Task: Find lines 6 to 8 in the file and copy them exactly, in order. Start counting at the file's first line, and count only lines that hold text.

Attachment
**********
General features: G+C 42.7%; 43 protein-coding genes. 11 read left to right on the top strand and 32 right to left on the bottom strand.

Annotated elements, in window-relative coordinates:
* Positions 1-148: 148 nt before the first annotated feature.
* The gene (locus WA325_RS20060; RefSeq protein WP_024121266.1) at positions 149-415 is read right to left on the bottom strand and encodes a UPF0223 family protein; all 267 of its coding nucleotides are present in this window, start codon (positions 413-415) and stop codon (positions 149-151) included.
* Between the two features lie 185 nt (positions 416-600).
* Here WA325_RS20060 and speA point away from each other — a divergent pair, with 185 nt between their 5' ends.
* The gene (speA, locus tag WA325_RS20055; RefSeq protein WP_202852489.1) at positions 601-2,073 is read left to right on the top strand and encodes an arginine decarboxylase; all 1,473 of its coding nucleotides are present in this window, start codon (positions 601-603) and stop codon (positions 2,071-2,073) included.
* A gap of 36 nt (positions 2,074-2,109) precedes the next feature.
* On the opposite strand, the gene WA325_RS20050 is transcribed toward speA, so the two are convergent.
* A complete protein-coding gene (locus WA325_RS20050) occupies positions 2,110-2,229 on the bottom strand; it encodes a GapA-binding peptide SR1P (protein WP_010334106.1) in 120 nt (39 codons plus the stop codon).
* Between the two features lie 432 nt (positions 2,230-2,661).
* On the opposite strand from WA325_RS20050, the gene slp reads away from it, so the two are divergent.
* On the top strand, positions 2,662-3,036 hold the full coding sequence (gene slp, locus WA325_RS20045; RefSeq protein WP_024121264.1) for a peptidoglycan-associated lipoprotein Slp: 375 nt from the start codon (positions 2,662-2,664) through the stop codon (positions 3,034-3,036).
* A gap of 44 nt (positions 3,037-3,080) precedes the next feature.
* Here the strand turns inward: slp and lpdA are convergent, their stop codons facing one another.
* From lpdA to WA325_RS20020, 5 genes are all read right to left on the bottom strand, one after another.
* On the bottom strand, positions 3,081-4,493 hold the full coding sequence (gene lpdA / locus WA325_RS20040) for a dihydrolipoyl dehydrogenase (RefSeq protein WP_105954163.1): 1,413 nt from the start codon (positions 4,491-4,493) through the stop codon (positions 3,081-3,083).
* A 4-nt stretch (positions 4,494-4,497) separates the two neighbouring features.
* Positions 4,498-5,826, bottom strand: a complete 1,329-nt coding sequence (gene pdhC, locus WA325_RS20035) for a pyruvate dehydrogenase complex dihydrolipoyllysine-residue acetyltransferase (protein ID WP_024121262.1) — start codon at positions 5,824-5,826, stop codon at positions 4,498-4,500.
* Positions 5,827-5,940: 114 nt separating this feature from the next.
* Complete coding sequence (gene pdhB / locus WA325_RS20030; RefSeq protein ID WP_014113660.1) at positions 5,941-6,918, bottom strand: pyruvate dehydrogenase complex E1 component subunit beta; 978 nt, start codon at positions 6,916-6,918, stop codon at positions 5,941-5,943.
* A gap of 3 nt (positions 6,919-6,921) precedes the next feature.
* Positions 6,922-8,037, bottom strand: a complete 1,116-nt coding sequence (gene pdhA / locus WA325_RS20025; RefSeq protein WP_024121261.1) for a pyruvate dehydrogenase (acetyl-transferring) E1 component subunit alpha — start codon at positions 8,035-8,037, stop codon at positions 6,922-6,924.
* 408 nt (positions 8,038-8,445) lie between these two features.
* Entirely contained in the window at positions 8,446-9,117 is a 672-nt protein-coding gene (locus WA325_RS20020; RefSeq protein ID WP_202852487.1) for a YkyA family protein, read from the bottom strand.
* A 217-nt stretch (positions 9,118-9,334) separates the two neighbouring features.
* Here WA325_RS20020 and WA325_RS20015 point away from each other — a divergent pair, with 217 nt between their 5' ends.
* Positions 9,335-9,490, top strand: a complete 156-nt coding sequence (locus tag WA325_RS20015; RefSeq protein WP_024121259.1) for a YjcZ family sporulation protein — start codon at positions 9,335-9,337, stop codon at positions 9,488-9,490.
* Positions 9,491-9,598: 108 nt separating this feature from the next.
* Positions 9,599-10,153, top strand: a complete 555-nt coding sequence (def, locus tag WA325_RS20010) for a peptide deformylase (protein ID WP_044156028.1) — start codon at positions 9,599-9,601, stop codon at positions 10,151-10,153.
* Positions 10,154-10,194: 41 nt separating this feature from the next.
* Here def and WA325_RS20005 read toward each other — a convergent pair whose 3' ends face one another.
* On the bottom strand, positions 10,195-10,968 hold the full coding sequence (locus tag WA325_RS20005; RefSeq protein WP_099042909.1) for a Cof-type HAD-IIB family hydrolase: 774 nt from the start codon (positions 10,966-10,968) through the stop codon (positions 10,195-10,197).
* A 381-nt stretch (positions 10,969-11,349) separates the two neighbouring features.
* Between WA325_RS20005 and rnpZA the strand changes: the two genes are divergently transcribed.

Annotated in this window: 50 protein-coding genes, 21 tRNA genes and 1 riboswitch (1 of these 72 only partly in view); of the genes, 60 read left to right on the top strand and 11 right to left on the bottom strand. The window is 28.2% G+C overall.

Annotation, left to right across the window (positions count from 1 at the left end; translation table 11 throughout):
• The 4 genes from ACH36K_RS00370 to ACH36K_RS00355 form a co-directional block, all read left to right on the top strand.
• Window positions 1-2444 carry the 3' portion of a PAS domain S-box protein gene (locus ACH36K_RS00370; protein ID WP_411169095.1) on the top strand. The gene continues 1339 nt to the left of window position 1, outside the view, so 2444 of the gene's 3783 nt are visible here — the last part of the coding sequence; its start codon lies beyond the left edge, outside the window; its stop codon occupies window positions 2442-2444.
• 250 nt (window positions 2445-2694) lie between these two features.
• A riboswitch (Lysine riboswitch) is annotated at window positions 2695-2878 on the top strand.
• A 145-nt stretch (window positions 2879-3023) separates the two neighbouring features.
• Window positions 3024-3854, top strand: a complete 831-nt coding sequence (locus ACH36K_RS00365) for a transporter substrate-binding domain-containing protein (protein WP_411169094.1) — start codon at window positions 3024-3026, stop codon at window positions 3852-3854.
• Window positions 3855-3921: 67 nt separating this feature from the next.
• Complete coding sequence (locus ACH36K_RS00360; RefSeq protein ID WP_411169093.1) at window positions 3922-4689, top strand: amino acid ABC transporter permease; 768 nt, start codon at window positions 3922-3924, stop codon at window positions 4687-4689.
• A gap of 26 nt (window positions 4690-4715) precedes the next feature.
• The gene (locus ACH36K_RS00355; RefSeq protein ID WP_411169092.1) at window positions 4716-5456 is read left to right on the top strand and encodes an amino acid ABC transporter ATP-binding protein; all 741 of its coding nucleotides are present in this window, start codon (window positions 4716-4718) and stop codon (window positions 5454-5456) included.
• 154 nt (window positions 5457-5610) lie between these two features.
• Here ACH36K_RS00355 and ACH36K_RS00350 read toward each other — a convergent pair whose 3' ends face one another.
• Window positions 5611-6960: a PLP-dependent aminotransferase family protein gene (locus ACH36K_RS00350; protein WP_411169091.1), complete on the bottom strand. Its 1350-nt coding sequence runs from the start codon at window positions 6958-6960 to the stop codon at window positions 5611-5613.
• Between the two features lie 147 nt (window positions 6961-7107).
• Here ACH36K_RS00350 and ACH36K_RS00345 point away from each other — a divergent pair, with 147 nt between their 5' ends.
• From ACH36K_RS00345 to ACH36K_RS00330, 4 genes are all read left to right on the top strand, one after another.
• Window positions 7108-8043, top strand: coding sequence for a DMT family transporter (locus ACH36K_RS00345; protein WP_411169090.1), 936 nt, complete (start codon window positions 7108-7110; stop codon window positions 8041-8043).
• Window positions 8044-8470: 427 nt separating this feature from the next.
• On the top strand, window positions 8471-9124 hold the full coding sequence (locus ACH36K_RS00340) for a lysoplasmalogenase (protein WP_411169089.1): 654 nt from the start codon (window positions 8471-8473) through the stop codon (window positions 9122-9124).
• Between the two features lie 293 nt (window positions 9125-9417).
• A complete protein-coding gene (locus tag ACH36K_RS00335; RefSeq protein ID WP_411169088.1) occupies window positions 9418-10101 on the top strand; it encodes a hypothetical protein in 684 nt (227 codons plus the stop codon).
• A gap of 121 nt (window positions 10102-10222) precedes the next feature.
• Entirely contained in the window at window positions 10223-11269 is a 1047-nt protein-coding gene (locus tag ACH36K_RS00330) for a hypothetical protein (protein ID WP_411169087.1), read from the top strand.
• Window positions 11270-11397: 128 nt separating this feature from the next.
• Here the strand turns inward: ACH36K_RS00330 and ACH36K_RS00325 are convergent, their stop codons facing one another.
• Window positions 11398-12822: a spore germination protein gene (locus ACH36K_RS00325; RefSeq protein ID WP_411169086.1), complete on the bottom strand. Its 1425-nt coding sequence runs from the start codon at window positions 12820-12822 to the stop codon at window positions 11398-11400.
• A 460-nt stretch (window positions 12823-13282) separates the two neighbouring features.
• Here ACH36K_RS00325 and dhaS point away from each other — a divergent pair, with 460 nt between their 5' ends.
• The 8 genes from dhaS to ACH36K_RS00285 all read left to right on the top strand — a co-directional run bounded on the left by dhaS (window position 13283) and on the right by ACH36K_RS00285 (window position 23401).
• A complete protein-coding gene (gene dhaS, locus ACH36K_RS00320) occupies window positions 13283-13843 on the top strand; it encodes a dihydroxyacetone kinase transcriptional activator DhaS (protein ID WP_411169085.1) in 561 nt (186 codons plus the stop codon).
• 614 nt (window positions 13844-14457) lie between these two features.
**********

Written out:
* Here WA325_RS20060 and speA point away from each other — a divergent pair, with 185 nt between their 5' ends.
* The gene (speA, locus tag WA325_RS20055; RefSeq protein WP_202852489.1) at positions 601-2,073 is read left to right on the top strand and encodes an arginine decarboxylase; all 1,473 of its coding nucleotides are present in this window, start codon (positions 601-603) and stop codon (positions 2,071-2,073) included.
* A gap of 36 nt (positions 2,074-2,109) precedes the next feature.